Accessibility in video games made progress in 2018, but the industry still has a long way to go

Celeste. Source: Matt Makes Games
Celeste. Source: Matt Makes Games /

Accessibility in games made a lot of progress in 2018, with Celeste and Spider-Man catering to disabled gamers, but the industry has a long way to go.

For most of the history of gaming as a medium, gamers with disabilities have had to figure out and MacGyver their own methods to play their favorite games or go without entirely. The industry never paid attention to gamers with disabilities outside of the now ubiquitous epilepsy warning as players boot up a game and subtitles.

As someone with a mild form of cerebral palsy, I got used to game developers largely assuming all players were the same; the much-maligned Assassin’s Creed control schemes in the early days of that franchise were par for the course in my experience. Players complained about having to use a claw grip to play the game, but I have to use that grip in every game I play on consoles. This is to say nothing of the Wii.

The situation didn’t improve when I booted up the game. Games with solid accessibility options from a motor perspective, such as turning taps to holds or re-bindable keys were few and far between on console. On PC, the options were far better but much more expensive. I have to map everything to a mouse because I can’t switch back and forth the mouse and keyboard.

Now more than ever, it seems like the discussion around disability in games has gotten louder.

Mice with upwards of 60 functions are expensive and rebinding the keys is necessary, but extremely time-consuming and complex. I have it easy; I can use a controller, mouse and keyboard.

2018 was the year that began to change. The industry sat up and paid attention, for good or ill. Several major releases contained a bevy of accessibility features and others were lambasted going in the opposite direction and willfully ignoring portions of their player base. Now more than ever, it seems like the discussion around disability in games has gotten louder.

The biggest victory for accessibility in games was the release of Microsoft’s Xbox Adaptive Controller. The controller acts best as a hub for other adaptive peripherals; it has 19 3.5 mm jacks on its reverse, one corresponding to each button. This allows players to swap in peripherals and their inputs at will, granting a level of customization the console market has never seen from an official developer. The controller itself has several large buttons and a D-pad. The controller can also be paired with another controller via Copilot so that either one person can use both controllers or another person can assist in play.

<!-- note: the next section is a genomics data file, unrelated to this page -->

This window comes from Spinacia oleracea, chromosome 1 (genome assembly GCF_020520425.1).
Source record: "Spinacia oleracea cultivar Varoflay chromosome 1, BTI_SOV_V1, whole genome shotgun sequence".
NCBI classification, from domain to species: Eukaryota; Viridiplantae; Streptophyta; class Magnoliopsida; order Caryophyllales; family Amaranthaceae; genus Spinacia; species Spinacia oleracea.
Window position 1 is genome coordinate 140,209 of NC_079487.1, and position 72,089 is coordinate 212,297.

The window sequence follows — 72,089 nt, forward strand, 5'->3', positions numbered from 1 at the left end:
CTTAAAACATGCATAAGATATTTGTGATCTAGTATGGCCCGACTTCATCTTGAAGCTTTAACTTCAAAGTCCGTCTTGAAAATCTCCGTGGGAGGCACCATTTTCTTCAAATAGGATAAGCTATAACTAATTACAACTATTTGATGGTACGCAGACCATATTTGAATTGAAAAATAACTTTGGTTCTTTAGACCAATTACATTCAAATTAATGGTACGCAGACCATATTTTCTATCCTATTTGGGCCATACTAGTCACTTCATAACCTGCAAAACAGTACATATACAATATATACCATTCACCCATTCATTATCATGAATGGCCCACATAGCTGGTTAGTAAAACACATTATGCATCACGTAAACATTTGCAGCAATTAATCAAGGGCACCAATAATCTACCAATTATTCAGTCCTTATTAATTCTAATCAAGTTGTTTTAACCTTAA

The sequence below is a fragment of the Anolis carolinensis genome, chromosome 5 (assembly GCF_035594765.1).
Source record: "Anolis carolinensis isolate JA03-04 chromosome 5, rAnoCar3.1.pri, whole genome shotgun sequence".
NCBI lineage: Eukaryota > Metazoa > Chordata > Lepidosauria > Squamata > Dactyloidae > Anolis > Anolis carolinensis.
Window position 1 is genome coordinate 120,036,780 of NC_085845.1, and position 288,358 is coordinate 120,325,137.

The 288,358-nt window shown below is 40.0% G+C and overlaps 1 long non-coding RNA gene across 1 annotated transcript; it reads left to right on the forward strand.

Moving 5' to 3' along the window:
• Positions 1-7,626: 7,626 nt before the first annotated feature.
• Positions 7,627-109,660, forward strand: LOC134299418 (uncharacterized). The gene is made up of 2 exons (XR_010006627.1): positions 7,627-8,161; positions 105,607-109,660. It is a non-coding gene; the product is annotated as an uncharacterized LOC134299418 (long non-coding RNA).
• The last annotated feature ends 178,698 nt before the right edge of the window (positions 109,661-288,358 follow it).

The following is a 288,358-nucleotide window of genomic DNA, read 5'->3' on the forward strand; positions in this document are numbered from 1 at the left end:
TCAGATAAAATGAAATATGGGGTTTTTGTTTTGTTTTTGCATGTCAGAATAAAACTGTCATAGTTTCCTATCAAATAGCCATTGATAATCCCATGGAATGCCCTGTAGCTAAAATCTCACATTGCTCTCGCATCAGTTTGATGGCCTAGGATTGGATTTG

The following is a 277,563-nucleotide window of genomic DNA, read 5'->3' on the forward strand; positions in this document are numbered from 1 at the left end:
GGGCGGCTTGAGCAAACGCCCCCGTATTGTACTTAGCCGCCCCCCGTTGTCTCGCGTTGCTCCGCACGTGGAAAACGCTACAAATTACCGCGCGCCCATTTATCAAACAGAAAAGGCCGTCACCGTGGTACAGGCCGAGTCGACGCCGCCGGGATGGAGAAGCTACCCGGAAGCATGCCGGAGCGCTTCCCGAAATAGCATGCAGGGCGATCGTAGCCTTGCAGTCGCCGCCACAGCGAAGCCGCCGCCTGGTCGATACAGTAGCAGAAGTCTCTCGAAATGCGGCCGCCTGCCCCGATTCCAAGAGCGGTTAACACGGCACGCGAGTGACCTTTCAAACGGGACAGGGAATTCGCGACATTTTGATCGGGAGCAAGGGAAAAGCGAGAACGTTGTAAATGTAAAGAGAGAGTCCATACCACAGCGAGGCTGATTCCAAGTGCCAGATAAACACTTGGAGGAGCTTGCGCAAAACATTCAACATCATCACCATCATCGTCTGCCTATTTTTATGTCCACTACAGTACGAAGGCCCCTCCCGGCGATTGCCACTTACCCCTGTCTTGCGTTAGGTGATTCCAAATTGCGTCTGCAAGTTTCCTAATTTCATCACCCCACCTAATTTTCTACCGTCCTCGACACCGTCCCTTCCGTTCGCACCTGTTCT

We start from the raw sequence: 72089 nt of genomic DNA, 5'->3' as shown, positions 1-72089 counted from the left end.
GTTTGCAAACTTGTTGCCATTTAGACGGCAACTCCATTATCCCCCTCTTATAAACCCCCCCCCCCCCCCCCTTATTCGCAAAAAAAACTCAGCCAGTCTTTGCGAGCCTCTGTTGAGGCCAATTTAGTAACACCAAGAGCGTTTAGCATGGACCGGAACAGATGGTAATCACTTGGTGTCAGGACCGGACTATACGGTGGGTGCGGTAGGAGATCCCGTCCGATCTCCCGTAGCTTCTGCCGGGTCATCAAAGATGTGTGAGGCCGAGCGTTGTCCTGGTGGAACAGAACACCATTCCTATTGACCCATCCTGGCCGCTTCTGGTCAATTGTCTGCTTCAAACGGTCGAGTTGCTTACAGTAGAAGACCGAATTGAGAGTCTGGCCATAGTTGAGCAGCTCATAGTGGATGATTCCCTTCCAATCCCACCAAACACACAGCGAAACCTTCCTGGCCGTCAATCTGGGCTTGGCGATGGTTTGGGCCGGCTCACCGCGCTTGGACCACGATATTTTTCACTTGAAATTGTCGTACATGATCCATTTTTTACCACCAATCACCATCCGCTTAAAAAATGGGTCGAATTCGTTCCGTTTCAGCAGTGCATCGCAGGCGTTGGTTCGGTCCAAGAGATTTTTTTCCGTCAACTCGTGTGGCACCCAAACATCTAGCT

The simple yet versatile design of the controller is the epitome of great accessibility. It is unobtrusive, yet facilitates the ability for almost anybody to play the way they want regardless of disability. It’s the perfect example of the curb cut effect: a device designed for people with disabilities has direct benefits for able-bodied people.

Several releases this year had huge accessibility suites allowing players to tweak to the game to their liking. The two MVPs this year were Insomniac’s Marvel’s Spider-Man and Matt Makes Games’ Celeste. The latter allowed players to customize every aspect of the experience from a motor perspective; players could make themselves invincible or give themselves infinite jumps and dashes. These might seem like cop-outs, but they allow players to enjoy the game’s story, its true star, without having the game’s considerable difficulty prevent them from progressing.

Courtesy: Matt Makes Games
Courtesy: Matt Makes Games /

However, not every developer was as considerate. The Spyro Reignited Trilogy launched without subtitles and Nintendo built mandatory motion controls into Pokemon Let’s Go! Pikachu and Eevee.

If developers won’t solve those problems, gamers will and already have.

Game director Junichi Masuda said, “The primary reason is really just to provide a new experience. There are a lot of people out there, I think, that really do want to throw a Poké Ball and role-play that. And as well as a lot of people out there who maybe haven’t played the main series of Pokémon, but would find that really appealing. By making that the only way to do it, I just wanted people to try this new experience.”

It’s not like Nintendo has never catered to players with disabilities before either. Mario Kart 8 Deluxe has features such as auto-accelerate, allowing players to worry about one less button.

However, this is the exception that proves the rule. Nintendo has sacrificed accessibility in the name of innovation going back to the Wii. Using motion controls is hard when you have motor difficulties, especially in games that require them such as Skyward Sword.

If developers won’t solve those problems, gamers will and already have. YouTube content creator My Mate Vince engineered a way to get the Microsoft Adaptive Controller to work on the Nintendo Switch. The arrangement isn’t perfect, but it allows him to play games like Mario Kart 8.

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There’s a more general attitude change that needs to happen as well. In my Party Hard 2 review, I talked about how the game mocks the player for playing on the game’s version of easy mode, even though such features might help players with disabilities experience the game. Developers and players are going to have to realize players with disabilities can be just as good and as integral to a fan base as any other player.

The views expressed in this article explicitly belong to the author, and do not necessarily reflect the views of, nor should be attributed to, App Trigger or FanSided as an organization.